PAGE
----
Lady's Flatus Inhibitor,
In 1864 Michael Flannigan
and his little clan of Irish hooligans were doing well financially.
He was flush from the roaring success of the Whistle-Snap Vitals
Binding System (circa 1863) and famous for his Fecal Banishment
Apparatus (circa 1860) (1).
On the family front, however, things were not nearly so rosy.
The continual debauchery of
his sisters Mary, Hope and Chelsea and their various addictions
were a constant drain on his resources, and they gave his other
sister Molly terrible gas.
Flannigan well understood
the obvious social embarrassment this caused his sister (2),
and he saw an opportunity to help her and indeed, all of humanity
deal with their intestinal vapours.
By the summer of 1864, Flannigan
had created the Lady's Flatus Inhibitor - a simple device, really,
made of cork, a bit of rubber and a small disk of tin. The Inhibitor
was designed for easy discreet insertion before a dinner party
or an evening of whisk; Flannigan's intention was that it would
prevent the potentially humiliating escape of bodily gasses
in social contexts. The invention was an immediate hit, and
many fine ladies in both Ireland and England were using the
Flatus Inhibitor by the beginning of the social season.
Predictably, disaster followed.
At Lady Cecil B. Butrum's
annual Far East Festival the "lentil love" dish was particularly
spicy and unfortunately, Hungrup Singh (her Sihk cook) had not
prepared the lentils properly. Accordingly, the high level of
complex carbohydrates made it difficult - if not impossible
- to fully digest the dish. Butrum's choice of food (and the
shoddy workmanship of the sub-contractor that Flannigan had
hired to produce the tin disks) would result in what the London
Scabrous Times would later dub "The Windy Lake Cross Rip."
The rough edges of the poorly
finished tin were sufficiently sharp to cut through several
layers of cloth and projected with enough force, even whalebone.
Many ladies present would later say they had a terrible premonition
of disaster as they experienced "gaseous abdominal fullness"
and "extreme discomfort". When the music started and the dancing
began, the stage was set for disaster.
papers referred to him as "Methane Mike" and "Michael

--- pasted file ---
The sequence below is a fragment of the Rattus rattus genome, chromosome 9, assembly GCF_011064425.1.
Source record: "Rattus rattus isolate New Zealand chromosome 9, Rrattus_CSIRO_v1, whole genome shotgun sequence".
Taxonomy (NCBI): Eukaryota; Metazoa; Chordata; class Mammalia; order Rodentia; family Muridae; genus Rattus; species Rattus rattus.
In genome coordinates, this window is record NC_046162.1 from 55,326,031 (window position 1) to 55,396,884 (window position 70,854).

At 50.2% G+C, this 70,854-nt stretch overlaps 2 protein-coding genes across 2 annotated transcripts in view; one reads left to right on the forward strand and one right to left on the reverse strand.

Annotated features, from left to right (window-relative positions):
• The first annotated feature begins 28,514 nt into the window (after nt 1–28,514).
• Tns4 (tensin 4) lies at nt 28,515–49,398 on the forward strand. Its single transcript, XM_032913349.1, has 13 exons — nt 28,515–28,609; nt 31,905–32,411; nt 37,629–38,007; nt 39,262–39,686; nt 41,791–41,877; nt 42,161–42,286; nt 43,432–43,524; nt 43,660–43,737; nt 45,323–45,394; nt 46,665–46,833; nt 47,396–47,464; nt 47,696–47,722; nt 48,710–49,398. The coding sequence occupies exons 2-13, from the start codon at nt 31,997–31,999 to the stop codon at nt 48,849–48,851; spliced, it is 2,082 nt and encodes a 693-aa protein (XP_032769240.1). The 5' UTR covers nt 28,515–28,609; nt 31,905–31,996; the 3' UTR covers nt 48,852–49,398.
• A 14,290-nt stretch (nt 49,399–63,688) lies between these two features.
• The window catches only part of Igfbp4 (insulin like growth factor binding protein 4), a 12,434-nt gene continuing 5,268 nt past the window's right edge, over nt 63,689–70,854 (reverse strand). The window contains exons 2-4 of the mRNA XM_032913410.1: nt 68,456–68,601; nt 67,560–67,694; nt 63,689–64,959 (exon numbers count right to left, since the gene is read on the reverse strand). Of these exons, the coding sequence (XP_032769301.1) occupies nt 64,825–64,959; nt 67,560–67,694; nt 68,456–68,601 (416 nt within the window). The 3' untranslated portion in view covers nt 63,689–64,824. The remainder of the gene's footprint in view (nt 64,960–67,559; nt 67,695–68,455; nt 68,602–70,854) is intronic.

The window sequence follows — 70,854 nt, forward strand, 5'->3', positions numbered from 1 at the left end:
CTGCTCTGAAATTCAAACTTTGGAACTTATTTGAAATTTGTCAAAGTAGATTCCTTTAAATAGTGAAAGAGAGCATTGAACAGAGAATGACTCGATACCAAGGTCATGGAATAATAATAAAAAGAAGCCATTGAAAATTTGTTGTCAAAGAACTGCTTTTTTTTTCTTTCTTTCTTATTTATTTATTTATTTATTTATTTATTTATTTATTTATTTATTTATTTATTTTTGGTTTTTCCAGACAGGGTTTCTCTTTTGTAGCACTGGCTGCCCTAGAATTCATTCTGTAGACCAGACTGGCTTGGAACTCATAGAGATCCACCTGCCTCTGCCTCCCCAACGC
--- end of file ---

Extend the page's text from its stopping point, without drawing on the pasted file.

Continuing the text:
Nearly 100 Flatus Inhibitors
were in use that night, and all but one escaped the confines
for which they were designed.(4)
Most at high velocities. For the most part, the sound of bustles
being blown apart was simply embarrassing, but for the Lady
and Lord Jason Foewad, it was tragic. As they ascended to the
upstairs parlour in Butrum Manor, it happened: The tension behind
Lady Foewad's Inhibitor finally reached its critical stress
point, and it was launched. It was miserable luck that Lord
Foewad was two steps below and behind her as the Inhibitor tore
through her evening wear at the speed of sound.
"I say, let's hope that's the only
exploding cork this evening." --Punchy, 1864
The rough edges of the tin
nicked Foewad in the carotid artery, and within minutes, he
bled to death.
Luckily for Flannigan, the
blame for the death could be put squarely on the shoulders of
the sub-contractor, so the Windy Lake Cross Rip did not hurt
But he was - once again -
the laughing stock of London: the papers referred to him as
"Methane Mike" and "Michael Flatus-again".
Undaunted by ridicule, financial
danger or even the potential death of his customers, he returned
to the drawing board, leading him to create the . . .
Lady's Aerophagia Ameliorator,
Clearly the problem with the
original design was that it attempted to prevent the escape
of such a large and volatile admixture of gasses. Instead, why
not capture the gasses and use them for other things? This was
the beginning of his love affair with vaporous fuels that would
eventually result in the Library Bosom Affair.
It was also at this time the
Fecal Banishment Apparatus was causing in many cases of Glutus
Plus Maximus, and instituting the fashion sensation
called the bustle. Flannigan had found his solution: The Lady's
|Flannigan's working sketch of the device.
|Starting with the original
"plug" design from the Flatus Inhibitor (5),
Flannigan added some rubber tubing, attaching it in order
to: the "Swiveller Deal", the "Particulate Eradicator", "the
Continence Valvular Device" and the "Gas Bag", all of which
he patented separately. The prosaically named "Gas Bag" was
designed to fit within the confines of a lady's bustle.
Though the memory of The Windy
Lake Cross Rip was still fresh in the minds of London Society,
its Ladies were keen to try another device to help them with
social intestinal indiscretions. (6)
The carefully constructed
nature of The Lady's Aerophagia Ameliorator and the high-cost
subcontractors that he employed ensured the success of the invention.
It was truly the hit of the 1865 social season, though there
were still a few distressing incidents.
The most embarrassing was
reported by none other than Horatio Jeeks, the worst alcoholic
in London and the writer of the London Barf and Whistle's
gossip column, Addled Chatter: